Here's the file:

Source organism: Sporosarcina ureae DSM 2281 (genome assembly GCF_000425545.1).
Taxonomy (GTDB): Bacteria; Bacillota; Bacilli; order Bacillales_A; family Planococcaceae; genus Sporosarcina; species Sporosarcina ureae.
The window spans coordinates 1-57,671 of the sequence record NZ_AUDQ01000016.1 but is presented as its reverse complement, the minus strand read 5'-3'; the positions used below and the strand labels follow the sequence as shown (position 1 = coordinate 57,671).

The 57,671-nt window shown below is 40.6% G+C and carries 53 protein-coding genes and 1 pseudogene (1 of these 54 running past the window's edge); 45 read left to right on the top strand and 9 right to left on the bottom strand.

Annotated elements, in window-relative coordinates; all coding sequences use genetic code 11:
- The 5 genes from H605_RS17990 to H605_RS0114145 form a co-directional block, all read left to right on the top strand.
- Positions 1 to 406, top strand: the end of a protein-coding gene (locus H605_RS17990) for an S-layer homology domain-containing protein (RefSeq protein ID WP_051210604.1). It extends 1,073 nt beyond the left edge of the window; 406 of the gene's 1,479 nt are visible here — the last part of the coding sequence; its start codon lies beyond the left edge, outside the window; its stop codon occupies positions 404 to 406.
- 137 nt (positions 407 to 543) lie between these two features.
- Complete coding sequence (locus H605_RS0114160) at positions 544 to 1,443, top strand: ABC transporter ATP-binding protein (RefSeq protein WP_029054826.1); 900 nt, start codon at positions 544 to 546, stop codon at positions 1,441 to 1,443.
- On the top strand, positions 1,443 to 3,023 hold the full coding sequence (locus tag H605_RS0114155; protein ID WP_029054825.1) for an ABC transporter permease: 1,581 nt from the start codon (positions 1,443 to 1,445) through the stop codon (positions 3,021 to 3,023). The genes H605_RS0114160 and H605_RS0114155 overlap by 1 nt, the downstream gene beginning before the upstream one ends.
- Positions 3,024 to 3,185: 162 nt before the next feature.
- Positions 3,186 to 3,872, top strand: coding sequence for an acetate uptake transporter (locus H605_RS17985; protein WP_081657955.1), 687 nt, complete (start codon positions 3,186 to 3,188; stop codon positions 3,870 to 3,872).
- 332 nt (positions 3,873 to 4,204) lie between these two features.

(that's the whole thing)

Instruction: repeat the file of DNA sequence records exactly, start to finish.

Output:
Source organism: Sporosarcina ureae DSM 2281 (genome assembly GCF_000425545.1).
Taxonomy (GTDB): Bacteria; Bacillota; Bacilli; order Bacillales_A; family Planococcaceae; genus Sporosarcina; species Sporosarcina ureae.
The window spans coordinates 1-57,671 of the sequence record NZ_AUDQ01000016.1 but is presented as its reverse complement, the minus strand read 5'-3'; the positions used below and the strand labels follow the sequence as shown (position 1 = coordinate 57,671).

The 57,671-nt window shown below is 40.6% G+C and carries 53 protein-coding genes and 1 pseudogene (1 of these 54 running past the window's edge); 45 read left to right on the top strand and 9 right to left on the bottom strand.

Annotated elements, in window-relative coordinates; all coding sequences use genetic code 11:
- The 5 genes from H605_RS17990 to H605_RS0114145 form a co-directional block, all read left to right on the top strand.
- Positions 1 to 406, top strand: the end of a protein-coding gene (locus H605_RS17990) for an S-layer homology domain-containing protein (RefSeq protein ID WP_051210604.1). It extends 1,073 nt beyond the left edge of the window; 406 of the gene's 1,479 nt are visible here — the last part of the coding sequence; its start codon lies beyond the left edge, outside the window; its stop codon occupies positions 404 to 406.
- 137 nt (positions 407 to 543) lie between these two features.
- Complete coding sequence (locus H605_RS0114160) at positions 544 to 1,443, top strand: ABC transporter ATP-binding protein (RefSeq protein WP_029054826.1); 900 nt, start codon at positions 544 to 546, stop codon at positions 1,441 to 1,443.
- On the top strand, positions 1,443 to 3,023 hold the full coding sequence (locus tag H605_RS0114155; protein ID WP_029054825.1) for an ABC transporter permease: 1,581 nt from the start codon (positions 1,443 to 1,445) through the stop codon (positions 3,021 to 3,023). The genes H605_RS0114160 and H605_RS0114155 overlap by 1 nt, the downstream gene beginning before the upstream one ends.
- Positions 3,024 to 3,185: 162 nt before the next feature.
- Positions 3,186 to 3,872, top strand: coding sequence for an acetate uptake transporter (locus H605_RS17985; protein WP_081657955.1), 687 nt, complete (start codon positions 3,186 to 3,188; stop codon positions 3,870 to 3,872).
- 332 nt (positions 3,873 to 4,204) lie between these two features.